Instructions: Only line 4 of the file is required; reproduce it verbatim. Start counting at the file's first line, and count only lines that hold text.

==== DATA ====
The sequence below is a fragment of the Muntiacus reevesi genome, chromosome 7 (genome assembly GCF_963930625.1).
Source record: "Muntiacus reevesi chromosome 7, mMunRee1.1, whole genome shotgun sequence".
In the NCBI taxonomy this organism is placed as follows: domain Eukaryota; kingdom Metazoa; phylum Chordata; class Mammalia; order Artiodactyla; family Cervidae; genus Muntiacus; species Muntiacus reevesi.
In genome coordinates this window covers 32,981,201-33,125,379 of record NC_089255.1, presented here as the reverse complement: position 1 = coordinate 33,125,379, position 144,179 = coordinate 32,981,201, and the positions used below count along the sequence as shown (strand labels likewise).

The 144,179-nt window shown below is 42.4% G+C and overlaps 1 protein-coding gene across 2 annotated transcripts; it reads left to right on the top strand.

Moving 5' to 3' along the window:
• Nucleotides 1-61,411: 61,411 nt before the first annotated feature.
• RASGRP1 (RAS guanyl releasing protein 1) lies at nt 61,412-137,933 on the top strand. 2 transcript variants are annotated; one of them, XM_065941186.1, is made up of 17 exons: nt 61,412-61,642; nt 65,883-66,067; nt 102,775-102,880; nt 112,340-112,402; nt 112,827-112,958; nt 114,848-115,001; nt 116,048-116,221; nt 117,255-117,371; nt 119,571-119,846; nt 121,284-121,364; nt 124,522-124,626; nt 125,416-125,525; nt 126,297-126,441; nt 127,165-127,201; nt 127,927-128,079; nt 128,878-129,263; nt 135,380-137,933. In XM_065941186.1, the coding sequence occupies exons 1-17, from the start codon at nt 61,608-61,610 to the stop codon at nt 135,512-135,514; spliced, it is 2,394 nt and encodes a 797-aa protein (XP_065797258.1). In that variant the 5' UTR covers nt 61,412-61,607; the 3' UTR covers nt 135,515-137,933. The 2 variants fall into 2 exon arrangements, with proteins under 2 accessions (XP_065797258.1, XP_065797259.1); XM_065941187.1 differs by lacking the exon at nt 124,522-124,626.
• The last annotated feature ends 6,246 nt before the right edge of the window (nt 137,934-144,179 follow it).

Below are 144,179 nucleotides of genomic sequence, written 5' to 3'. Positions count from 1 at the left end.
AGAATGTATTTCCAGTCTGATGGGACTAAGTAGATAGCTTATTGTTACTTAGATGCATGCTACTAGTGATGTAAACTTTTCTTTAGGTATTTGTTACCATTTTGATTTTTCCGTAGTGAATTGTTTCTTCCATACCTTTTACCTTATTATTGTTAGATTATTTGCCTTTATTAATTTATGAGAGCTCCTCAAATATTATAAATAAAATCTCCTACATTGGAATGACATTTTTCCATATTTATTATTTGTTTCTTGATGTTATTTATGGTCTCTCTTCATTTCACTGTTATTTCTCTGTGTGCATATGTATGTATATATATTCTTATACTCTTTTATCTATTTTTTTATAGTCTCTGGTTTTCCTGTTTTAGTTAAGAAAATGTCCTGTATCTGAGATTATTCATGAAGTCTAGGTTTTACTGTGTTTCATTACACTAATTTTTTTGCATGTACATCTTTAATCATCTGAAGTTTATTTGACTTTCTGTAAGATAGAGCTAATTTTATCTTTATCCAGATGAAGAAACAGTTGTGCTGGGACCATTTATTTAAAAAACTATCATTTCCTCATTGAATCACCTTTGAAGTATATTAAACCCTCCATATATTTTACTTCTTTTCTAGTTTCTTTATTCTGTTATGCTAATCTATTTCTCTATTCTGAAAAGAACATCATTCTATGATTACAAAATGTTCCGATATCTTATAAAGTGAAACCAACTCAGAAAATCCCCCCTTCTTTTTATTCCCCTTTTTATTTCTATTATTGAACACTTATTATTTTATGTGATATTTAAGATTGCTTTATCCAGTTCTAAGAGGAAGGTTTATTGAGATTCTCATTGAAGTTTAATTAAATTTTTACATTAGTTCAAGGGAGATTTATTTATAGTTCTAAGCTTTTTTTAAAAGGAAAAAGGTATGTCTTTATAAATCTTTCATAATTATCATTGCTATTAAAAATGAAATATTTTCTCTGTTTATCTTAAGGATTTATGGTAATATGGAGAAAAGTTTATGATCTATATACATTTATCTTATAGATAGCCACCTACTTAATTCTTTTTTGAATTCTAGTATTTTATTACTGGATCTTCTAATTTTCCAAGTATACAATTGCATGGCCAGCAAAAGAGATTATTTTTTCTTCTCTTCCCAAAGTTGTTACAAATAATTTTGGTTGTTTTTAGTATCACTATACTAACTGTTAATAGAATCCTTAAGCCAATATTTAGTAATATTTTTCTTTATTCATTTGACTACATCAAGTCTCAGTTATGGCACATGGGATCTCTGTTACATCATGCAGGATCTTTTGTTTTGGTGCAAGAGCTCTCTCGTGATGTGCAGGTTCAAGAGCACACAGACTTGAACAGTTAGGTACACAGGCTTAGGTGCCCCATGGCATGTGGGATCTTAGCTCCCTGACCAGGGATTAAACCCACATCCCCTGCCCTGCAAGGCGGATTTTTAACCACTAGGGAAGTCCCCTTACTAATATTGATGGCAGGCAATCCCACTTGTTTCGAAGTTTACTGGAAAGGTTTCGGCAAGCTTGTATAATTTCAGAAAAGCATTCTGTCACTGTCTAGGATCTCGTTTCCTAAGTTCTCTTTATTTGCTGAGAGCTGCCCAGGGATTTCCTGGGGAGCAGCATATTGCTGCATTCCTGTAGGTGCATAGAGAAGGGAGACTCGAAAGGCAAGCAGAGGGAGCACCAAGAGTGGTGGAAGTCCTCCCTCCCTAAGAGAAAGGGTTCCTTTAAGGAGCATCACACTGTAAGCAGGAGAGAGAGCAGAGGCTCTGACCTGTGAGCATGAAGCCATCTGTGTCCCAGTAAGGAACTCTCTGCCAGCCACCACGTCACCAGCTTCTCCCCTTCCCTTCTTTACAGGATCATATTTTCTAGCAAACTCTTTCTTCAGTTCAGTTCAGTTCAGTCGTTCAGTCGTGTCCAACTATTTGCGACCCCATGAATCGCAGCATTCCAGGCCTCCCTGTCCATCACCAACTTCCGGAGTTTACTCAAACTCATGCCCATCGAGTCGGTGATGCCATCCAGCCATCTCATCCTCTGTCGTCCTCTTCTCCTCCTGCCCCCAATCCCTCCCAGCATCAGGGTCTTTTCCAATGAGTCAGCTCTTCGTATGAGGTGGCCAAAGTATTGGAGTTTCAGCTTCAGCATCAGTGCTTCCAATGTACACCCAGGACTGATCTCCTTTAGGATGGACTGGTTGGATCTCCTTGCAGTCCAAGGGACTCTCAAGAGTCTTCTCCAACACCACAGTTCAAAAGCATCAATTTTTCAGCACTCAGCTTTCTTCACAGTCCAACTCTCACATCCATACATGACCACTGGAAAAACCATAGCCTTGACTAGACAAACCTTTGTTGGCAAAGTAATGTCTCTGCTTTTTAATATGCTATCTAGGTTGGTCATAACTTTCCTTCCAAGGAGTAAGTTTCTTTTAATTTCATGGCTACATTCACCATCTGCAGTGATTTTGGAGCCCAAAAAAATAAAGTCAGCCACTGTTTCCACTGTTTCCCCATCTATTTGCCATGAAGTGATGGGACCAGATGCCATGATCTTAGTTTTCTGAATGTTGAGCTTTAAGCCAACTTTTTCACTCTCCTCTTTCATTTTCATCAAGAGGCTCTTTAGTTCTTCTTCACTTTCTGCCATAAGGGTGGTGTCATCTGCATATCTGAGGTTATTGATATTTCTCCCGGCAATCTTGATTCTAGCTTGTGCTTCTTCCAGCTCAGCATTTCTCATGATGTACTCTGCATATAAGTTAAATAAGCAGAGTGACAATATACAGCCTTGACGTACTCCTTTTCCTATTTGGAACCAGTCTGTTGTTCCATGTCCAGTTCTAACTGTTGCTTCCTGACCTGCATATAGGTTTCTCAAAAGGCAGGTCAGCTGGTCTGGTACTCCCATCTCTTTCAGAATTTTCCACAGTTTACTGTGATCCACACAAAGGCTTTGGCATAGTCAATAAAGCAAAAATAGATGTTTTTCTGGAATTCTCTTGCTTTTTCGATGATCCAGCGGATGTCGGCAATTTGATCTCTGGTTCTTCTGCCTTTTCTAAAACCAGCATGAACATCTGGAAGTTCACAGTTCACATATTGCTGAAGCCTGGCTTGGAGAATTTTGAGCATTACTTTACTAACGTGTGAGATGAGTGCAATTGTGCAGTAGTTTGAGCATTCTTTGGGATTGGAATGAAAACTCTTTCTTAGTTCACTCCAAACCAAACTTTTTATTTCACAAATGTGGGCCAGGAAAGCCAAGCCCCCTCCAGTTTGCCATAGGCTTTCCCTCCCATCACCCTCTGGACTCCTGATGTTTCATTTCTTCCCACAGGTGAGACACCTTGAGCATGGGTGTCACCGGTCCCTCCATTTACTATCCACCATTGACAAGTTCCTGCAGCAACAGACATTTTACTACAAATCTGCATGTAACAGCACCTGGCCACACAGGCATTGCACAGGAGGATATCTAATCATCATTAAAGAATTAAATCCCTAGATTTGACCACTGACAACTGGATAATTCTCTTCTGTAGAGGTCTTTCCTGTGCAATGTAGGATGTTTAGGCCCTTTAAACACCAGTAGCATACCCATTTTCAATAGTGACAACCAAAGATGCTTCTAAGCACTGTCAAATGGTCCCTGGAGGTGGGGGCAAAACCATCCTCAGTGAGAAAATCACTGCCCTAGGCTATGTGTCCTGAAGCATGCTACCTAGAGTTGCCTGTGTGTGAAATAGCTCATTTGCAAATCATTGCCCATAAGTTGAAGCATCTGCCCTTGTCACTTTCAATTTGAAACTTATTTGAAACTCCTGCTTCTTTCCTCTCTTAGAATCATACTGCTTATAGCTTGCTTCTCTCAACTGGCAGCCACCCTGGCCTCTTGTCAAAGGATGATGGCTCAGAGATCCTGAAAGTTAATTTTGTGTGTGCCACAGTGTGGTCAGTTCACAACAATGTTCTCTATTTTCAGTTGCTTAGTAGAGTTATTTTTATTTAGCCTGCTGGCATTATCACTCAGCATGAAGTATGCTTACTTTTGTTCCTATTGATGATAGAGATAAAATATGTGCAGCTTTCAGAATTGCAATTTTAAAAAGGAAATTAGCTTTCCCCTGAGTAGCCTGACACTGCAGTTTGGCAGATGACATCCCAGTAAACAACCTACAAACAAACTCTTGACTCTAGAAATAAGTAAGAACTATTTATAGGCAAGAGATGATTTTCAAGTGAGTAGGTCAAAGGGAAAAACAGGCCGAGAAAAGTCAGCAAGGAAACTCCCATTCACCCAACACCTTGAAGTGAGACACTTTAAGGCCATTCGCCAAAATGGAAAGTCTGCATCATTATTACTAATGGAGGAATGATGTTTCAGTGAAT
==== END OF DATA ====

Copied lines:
In genome coordinates this window covers 32,981,201-33,125,379 of record NC_089255.1, presented here as the reverse complement: position 1 = coordinate 33,125,379, position 144,179 = coordinate 32,981,201, and the positions used below count along the sequence as shown (strand labels likewise).